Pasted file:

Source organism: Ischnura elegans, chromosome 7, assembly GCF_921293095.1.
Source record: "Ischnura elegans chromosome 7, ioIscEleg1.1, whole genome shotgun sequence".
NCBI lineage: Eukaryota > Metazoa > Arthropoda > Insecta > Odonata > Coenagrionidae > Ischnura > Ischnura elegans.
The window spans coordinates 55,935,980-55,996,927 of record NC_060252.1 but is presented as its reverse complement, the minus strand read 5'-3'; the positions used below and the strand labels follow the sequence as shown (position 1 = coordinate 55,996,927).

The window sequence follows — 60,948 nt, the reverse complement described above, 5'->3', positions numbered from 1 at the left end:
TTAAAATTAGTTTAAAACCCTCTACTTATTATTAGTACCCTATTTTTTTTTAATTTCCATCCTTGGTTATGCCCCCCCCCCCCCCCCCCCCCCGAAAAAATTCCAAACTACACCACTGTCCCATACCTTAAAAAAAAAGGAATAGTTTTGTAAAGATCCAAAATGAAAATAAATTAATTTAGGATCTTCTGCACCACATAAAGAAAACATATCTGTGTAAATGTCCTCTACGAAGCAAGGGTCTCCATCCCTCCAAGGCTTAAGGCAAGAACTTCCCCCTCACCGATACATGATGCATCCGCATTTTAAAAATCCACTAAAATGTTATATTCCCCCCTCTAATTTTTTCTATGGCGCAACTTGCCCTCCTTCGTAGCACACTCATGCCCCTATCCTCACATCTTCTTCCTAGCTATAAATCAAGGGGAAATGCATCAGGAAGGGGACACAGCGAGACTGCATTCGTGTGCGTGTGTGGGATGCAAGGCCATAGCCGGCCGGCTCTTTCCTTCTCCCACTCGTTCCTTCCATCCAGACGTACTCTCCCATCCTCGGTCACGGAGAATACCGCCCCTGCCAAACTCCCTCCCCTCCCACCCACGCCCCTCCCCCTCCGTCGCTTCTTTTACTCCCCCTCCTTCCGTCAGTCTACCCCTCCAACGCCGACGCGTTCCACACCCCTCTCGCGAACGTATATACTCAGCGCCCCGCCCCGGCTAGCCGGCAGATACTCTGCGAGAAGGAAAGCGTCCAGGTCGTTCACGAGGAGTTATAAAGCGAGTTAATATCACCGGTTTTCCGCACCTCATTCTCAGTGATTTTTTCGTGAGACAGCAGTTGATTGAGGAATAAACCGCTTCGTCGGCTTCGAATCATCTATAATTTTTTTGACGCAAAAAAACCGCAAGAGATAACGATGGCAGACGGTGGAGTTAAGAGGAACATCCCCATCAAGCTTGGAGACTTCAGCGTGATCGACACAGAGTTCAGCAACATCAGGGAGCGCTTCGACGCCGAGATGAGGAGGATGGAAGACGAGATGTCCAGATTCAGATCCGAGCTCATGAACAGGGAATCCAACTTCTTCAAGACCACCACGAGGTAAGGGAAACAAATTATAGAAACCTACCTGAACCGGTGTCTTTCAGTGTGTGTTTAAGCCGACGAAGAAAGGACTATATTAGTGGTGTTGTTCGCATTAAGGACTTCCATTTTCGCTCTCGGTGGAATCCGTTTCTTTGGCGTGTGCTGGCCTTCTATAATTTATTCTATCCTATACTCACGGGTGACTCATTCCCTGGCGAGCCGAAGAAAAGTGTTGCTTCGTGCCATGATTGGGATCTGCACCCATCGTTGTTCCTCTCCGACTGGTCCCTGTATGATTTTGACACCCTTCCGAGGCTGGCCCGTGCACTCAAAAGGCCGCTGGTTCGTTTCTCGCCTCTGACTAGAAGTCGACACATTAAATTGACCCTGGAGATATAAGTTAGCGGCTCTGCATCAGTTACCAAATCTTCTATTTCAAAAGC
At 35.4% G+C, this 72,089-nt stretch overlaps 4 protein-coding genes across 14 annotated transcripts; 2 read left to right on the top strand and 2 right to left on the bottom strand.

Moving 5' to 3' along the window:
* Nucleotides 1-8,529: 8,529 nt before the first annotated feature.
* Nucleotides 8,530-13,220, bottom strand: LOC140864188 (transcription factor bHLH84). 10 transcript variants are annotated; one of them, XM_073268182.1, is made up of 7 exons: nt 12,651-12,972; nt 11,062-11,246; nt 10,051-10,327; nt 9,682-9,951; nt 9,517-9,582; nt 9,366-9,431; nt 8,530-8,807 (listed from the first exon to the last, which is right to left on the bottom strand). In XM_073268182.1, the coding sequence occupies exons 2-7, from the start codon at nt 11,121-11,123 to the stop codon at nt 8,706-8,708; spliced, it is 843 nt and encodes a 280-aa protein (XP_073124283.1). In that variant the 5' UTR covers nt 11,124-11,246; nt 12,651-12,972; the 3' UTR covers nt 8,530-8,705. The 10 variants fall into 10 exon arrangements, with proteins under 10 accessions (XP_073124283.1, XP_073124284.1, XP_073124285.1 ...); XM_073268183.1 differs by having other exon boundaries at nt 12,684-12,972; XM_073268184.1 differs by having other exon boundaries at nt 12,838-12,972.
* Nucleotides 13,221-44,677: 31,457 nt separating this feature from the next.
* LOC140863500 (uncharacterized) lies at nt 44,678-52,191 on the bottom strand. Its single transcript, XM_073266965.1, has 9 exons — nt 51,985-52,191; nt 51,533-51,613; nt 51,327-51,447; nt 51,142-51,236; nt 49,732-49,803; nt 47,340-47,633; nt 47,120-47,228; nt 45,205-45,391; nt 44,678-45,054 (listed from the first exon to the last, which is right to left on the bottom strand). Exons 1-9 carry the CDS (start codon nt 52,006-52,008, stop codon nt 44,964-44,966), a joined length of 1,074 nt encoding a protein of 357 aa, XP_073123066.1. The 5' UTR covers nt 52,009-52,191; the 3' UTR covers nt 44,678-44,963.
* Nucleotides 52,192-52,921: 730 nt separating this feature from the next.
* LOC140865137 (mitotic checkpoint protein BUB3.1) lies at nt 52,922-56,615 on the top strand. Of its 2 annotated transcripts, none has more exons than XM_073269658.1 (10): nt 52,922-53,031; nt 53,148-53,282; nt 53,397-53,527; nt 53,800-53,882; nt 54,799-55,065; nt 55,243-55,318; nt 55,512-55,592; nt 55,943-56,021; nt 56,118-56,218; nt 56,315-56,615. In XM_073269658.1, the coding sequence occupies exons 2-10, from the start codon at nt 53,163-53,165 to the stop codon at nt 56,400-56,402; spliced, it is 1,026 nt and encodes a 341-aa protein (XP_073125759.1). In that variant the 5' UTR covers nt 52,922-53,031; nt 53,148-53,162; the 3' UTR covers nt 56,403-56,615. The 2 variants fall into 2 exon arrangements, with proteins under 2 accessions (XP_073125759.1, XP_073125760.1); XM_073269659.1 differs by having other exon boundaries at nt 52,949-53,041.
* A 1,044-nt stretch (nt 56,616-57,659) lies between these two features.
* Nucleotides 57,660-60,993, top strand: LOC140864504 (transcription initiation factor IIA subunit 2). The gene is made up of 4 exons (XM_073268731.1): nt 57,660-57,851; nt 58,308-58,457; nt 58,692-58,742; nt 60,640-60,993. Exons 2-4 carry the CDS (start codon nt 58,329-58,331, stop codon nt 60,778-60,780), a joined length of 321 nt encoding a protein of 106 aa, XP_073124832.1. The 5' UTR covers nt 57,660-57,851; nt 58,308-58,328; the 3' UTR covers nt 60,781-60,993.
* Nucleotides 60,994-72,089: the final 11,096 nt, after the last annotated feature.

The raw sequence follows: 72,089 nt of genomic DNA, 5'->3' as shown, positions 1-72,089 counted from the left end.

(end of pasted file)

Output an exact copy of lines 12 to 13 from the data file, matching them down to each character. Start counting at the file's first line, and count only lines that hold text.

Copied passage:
* LOC140863500 (uncharacterized) lies at nt 44,678-52,191 on the bottom strand. Its single transcript, XM_073266965.1, has 9 exons — nt 51,985-52,191; nt 51,533-51,613; nt 51,327-51,447; nt 51,142-51,236; nt 49,732-49,803; nt 47,340-47,633; nt 47,120-47,228; nt 45,205-45,391; nt 44,678-45,054 (listed from the first exon to the last, which is right to left on the bottom strand). Exons 1-9 carry the CDS (start codon nt 52,006-52,008, stop codon nt 44,964-44,966), a joined length of 1,074 nt encoding a protein of 357 aa, XP_073123066.1. The 5' UTR covers nt 52,009-52,191; the 3' UTR covers nt 44,678-44,963.
* Nucleotides 52,192-52,921: 730 nt separating this feature from the next.